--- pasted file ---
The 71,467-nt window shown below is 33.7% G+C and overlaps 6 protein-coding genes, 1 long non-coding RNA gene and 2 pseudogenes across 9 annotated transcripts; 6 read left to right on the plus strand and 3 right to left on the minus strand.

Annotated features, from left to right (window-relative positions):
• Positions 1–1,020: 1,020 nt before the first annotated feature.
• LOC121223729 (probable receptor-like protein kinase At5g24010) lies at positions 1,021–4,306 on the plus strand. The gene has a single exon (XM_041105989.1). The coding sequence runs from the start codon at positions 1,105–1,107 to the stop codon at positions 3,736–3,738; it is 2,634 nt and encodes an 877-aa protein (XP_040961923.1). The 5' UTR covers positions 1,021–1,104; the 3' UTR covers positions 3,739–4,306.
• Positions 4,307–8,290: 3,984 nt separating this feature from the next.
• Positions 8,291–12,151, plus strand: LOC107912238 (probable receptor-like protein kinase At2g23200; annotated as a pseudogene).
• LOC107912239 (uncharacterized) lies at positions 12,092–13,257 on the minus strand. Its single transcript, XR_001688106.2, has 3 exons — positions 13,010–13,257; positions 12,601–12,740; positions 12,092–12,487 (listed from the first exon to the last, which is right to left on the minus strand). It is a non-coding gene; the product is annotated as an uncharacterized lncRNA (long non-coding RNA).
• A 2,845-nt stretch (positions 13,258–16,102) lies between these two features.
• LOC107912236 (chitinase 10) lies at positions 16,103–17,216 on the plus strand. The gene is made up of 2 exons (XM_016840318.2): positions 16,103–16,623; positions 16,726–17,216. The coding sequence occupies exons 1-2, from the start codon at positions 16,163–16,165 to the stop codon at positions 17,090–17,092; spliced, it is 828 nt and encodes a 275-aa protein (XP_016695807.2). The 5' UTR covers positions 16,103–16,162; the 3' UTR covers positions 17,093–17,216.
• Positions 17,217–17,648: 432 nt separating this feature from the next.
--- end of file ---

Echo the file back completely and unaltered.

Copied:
The 71,467-nt window shown below is 33.7% G+C and overlaps 6 protein-coding genes, 1 long non-coding RNA gene and 2 pseudogenes across 9 annotated transcripts; 6 read left to right on the plus strand and 3 right to left on the minus strand.

Annotated features, from left to right (window-relative positions):
• Positions 1–1,020: 1,020 nt before the first annotated feature.
• LOC121223729 (probable receptor-like protein kinase At5g24010) lies at positions 1,021–4,306 on the plus strand. The gene has a single exon (XM_041105989.1). The coding sequence runs from the start codon at positions 1,105–1,107 to the stop codon at positions 3,736–3,738; it is 2,634 nt and encodes an 877-aa protein (XP_040961923.1). The 5' UTR covers positions 1,021–1,104; the 3' UTR covers positions 3,739–4,306.
• Positions 4,307–8,290: 3,984 nt separating this feature from the next.
• Positions 8,291–12,151, plus strand: LOC107912238 (probable receptor-like protein kinase At2g23200; annotated as a pseudogene).
• LOC107912239 (uncharacterized) lies at positions 12,092–13,257 on the minus strand. Its single transcript, XR_001688106.2, has 3 exons — positions 13,010–13,257; positions 12,601–12,740; positions 12,092–12,487 (listed from the first exon to the last, which is right to left on the minus strand). It is a non-coding gene; the product is annotated as an uncharacterized lncRNA (long non-coding RNA).
• A 2,845-nt stretch (positions 13,258–16,102) lies between these two features.
• LOC107912236 (chitinase 10) lies at positions 16,103–17,216 on the plus strand. The gene is made up of 2 exons (XM_016840318.2): positions 16,103–16,623; positions 16,726–17,216. The coding sequence occupies exons 1-2, from the start codon at positions 16,163–16,165 to the stop codon at positions 17,090–17,092; spliced, it is 828 nt and encodes a 275-aa protein (XP_016695807.2). The 5' UTR covers positions 16,103–16,162; the 3' UTR covers positions 17,093–17,216.
• Positions 17,217–17,648: 432 nt separating this feature from the next.